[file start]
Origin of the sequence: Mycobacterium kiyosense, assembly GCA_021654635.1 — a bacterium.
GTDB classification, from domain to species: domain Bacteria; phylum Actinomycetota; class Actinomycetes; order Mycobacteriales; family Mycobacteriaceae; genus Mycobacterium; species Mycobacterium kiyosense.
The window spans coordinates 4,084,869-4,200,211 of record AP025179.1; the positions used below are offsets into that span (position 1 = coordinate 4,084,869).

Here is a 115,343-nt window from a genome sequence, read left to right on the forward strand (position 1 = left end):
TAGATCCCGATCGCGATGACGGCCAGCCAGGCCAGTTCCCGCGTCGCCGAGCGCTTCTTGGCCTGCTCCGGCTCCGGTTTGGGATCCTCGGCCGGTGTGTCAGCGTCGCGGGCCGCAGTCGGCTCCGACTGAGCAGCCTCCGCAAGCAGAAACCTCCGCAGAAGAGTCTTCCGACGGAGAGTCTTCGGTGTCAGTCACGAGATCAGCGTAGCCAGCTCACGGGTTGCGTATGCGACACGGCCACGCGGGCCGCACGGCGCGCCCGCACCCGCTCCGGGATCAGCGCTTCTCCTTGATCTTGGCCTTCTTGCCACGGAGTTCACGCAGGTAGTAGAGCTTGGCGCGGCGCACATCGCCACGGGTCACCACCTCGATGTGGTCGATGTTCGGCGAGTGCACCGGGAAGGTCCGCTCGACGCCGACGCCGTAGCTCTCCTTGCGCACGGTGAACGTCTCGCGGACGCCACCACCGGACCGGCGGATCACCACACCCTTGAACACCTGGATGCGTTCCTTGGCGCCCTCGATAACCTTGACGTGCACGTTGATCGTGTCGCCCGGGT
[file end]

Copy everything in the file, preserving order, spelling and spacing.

Origin of the sequence: Mycobacterium kiyosense, assembly GCA_021654635.1 — a bacterium.
GTDB classification, from domain to species: domain Bacteria; phylum Actinomycetota; class Actinomycetes; order Mycobacteriales; family Mycobacteriaceae; genus Mycobacterium; species Mycobacterium kiyosense.
The window spans coordinates 4,084,869-4,200,211 of record AP025179.1; the positions used below are offsets into that span (position 1 = coordinate 4,084,869).

Here is a 115,343-nt window from a genome sequence, read left to right on the forward strand (position 1 = left end):
TAGATCCCGATCGCGATGACGGCCAGCCAGGCCAGTTCCCGCGTCGCCGAGCGCTTCTTGGCCTGCTCCGGCTCCGGTTTGGGATCCTCGGCCGGTGTGTCAGCGTCGCGGGCCGCAGTCGGCTCCGACTGAGCAGCCTCCGCAAGCAGAAACCTCCGCAGAAGAGTCTTCCGACGGAGAGTCTTCGGTGTCAGTCACGAGATCAGCGTAGCCAGCTCACGGGTTGCGTATGCGACACGGCCACGCGGGCCGCACGGCGCGCCCGCACCCGCTCCGGGATCAGCGCTTCTCCTTGATCTTGGCCTTCTTGCCACGGAGTTCACGCAGGTAGTAGAGCTTGGCGCGGCGCACATCGCCACGGGTCACCACCTCGATGTGGTCGATGTTCGGCGAGTGCACCGGGAAGGTCCGCTCGACGCCGACGCCGTAGCTCTCCTTGCGCACGGTGAACGTCTCGCGGACGCCACCACCGGACCGGCGGATCACCACACCCTTGAACACCTGGATGCGTTCCTTGGCGCCCTCGATAACCTTGACGTGCACGTTGATCGTGTCGCCCGGGT